After reading books about obeying the rules and discussing the positive results that occur when rules are obeyed and the negative consequences when rules are broken, all students will help produce a Cause and Effect chart like the one I have attached as an example for obeying rules at school. Then higher-level students will extend their learning by working in a small group to create a Cause and Effect chart of obeying rules in the neighborhood and one for adults obeying rules/laws in the community. Their charts that they create will actually provide an opportunity for all students to be challenged to think about rules further. This lesson was developed by NCDPI as part of the Academically and/or Intellectually Gifted Instructional Resources Project. This lesson plan has been vetted at the state level for standards alignment, AIG focus, and content accuracy.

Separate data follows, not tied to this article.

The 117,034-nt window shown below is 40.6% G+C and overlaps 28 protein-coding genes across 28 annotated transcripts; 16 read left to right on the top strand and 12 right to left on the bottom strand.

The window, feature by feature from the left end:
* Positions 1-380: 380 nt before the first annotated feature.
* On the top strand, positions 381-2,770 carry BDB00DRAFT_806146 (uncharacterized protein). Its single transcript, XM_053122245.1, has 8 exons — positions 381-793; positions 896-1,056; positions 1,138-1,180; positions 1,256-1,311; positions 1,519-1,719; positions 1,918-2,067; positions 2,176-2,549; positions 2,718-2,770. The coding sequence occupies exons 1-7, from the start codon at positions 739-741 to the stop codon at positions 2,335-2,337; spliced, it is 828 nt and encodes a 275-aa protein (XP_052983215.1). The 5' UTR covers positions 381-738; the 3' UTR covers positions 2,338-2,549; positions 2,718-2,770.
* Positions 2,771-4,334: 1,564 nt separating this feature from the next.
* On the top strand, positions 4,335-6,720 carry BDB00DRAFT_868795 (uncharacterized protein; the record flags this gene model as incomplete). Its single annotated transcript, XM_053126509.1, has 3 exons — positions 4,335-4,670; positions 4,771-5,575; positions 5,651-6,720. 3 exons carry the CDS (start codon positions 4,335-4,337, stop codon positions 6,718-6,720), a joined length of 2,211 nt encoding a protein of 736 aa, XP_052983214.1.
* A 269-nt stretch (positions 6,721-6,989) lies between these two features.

Students will be introduced to the different federal holidays celebrated throughout the year. They will work collaboratively to research information and images related to the federal holidays. They will then place pictorial representations of the holidays on a timeline.
This lesson uses two books, Charlie Needs a Cloak by Tomie dePaola and A Symphony for the Sheep by C.M. Millen, to provide early exposure to economic concepts while encouraging reading comprehension. Prereading and postreading discussions and activities promote vocabulary building and analytical thinking. Students gain knowledge of the economic terms "natural resource" and "producer" as they make text-to-world connections.
Seesaw is a web-based and application platform where students can post pictures from the classroom, annotate, speak their mind, and create electronic portfolios that connect school and home. Parents are able to see student work as soon as it is posted.
In this activity, students will take a common problem and use the design process to come up with a solution.